Dick Puddlecote has the story of the Campaign for Real Ale's latest head-in-the-sand efforts to save the great "community pub". You know a place is in trouble when people start putting the word "community" in front of it (see also "community Post Office"). Pub closures peaked at 52 a week in the second year of the smoking ban and the rate is now a still-worrying 16 a week.
In an expensive-looking report, the Real Ale Twats have found a correlation between smoking rates and pub closures, but choose not to draw any policy conclusions from this. Instead, they play their usual game of blaming supermarkets for selling cheap alcohol (which was being sold cheaply before the smoking ban) and pleading for tax cuts and special favours (which they didn't need before the smoking ban). The one piece of government action that could make people actually want to go to pubs again does not get a look in (the Morning Advertiser—trade mag to the pub trade—doesn't even mention the ban in its report).
Perhaps CAMRA still believes in its own self-deluding pre-ban propaganda, of which Dick has unearthed a beautiful example...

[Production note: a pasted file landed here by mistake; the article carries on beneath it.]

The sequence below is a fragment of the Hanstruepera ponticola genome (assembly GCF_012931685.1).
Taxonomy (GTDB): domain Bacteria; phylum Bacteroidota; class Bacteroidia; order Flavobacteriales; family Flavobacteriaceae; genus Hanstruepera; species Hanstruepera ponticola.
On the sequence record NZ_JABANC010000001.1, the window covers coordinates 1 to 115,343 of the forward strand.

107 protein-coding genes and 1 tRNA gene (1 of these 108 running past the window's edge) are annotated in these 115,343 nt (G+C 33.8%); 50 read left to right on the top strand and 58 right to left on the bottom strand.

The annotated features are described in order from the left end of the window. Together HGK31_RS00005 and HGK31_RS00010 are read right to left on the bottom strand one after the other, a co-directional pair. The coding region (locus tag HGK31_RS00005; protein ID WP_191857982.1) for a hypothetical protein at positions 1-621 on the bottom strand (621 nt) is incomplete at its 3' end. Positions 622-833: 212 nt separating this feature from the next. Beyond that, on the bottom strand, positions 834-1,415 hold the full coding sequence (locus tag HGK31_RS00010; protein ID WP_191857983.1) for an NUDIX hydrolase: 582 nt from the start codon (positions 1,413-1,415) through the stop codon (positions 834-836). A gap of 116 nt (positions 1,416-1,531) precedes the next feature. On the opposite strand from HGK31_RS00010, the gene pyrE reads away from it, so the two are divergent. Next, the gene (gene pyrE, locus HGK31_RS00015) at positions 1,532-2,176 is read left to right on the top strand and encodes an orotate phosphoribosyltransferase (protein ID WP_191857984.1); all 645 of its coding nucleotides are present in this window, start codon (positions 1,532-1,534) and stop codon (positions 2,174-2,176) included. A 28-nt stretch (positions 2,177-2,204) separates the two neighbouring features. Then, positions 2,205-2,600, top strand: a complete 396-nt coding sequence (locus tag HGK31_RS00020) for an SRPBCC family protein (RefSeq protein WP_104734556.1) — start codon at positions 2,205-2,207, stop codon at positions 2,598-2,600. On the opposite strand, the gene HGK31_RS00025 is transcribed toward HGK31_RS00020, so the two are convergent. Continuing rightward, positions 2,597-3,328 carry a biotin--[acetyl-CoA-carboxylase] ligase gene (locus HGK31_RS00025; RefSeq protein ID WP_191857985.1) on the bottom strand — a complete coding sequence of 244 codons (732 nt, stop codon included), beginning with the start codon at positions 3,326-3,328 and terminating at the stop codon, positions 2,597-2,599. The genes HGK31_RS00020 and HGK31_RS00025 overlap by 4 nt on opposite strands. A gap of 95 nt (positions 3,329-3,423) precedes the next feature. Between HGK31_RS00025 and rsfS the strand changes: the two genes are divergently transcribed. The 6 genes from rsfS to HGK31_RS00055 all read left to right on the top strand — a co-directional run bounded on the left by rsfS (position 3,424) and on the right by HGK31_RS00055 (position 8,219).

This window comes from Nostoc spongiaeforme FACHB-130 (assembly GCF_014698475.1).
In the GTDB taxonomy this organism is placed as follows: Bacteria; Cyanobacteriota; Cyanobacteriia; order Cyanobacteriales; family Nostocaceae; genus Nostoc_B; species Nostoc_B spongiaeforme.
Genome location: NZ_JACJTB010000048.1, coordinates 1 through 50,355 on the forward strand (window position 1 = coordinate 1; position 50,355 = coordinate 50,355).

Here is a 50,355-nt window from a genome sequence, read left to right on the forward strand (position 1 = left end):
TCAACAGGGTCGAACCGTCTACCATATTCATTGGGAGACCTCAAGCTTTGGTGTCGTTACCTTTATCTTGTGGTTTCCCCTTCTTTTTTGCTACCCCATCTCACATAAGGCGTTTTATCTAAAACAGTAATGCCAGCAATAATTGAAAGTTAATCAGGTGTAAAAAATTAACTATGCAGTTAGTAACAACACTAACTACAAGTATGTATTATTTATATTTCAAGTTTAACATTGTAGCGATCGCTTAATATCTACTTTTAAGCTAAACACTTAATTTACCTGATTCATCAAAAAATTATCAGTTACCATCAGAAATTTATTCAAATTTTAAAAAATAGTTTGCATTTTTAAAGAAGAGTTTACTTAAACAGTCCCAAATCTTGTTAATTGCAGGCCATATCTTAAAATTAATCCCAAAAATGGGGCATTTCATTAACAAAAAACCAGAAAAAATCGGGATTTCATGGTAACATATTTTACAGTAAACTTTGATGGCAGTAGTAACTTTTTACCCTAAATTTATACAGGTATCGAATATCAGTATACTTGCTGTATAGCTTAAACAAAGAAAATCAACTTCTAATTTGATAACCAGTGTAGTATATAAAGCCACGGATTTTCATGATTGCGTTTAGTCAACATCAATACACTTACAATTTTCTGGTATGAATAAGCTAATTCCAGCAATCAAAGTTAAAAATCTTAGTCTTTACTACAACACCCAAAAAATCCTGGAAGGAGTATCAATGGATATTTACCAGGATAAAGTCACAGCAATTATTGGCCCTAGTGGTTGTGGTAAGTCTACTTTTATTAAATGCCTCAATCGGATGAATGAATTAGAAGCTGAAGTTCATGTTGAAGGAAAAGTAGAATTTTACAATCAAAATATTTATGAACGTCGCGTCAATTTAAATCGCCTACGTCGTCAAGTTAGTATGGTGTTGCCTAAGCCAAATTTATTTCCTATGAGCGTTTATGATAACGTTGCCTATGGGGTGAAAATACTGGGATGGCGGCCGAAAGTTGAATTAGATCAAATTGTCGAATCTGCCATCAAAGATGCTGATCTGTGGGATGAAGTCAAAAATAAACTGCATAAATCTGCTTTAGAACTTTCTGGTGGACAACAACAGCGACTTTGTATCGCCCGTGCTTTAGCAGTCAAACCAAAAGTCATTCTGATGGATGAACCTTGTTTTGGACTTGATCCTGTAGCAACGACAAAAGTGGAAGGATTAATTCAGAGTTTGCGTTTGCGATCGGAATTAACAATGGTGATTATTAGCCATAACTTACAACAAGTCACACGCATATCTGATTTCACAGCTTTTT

REAL ALE INVASION OF SMOKE-FREE PUBSCAMRA is urging publicans to prepare for a boost in demand for real ales following the banning of smoking in all pubs in England from 1 July this year.
And pub goers will now be able to savour the flavour of real cask ales as the fog of tobacco smoke is finally blown out of pubs and bars throughout the UK.
In Wales, CAMRA reported a boost in demand for real ale after the earlier ban of smoking there from 1 April.
...The research also indicated that after the smoking ban over 6 million pub goers in England and Wales expect to visit pubs more often and 840000 people who never go to pubs said they will do after the ban. And 68% of smokers said the ban will not affect their pub going habits, with only 3% of adults saying that they would not visit pubs as a result of the ban.
Paul Moorhouse continued: ‘We expect a minority of smokers to be put off going to the pub. But this will be offset by more use of pubs by others who will welcome the smoke-free environment. And with over two thirds of real ale drinkers being non-smokers, we expect it to be real ale that will benefit the most from this new trade. Any pubs that do not offer real ale are encouraged to stock one to attract this new clientele.’
Peace in our time, CAMRA?
The Pub Curmudgeon and The View from Cullingworth have more to say about CAMRA's uselessness.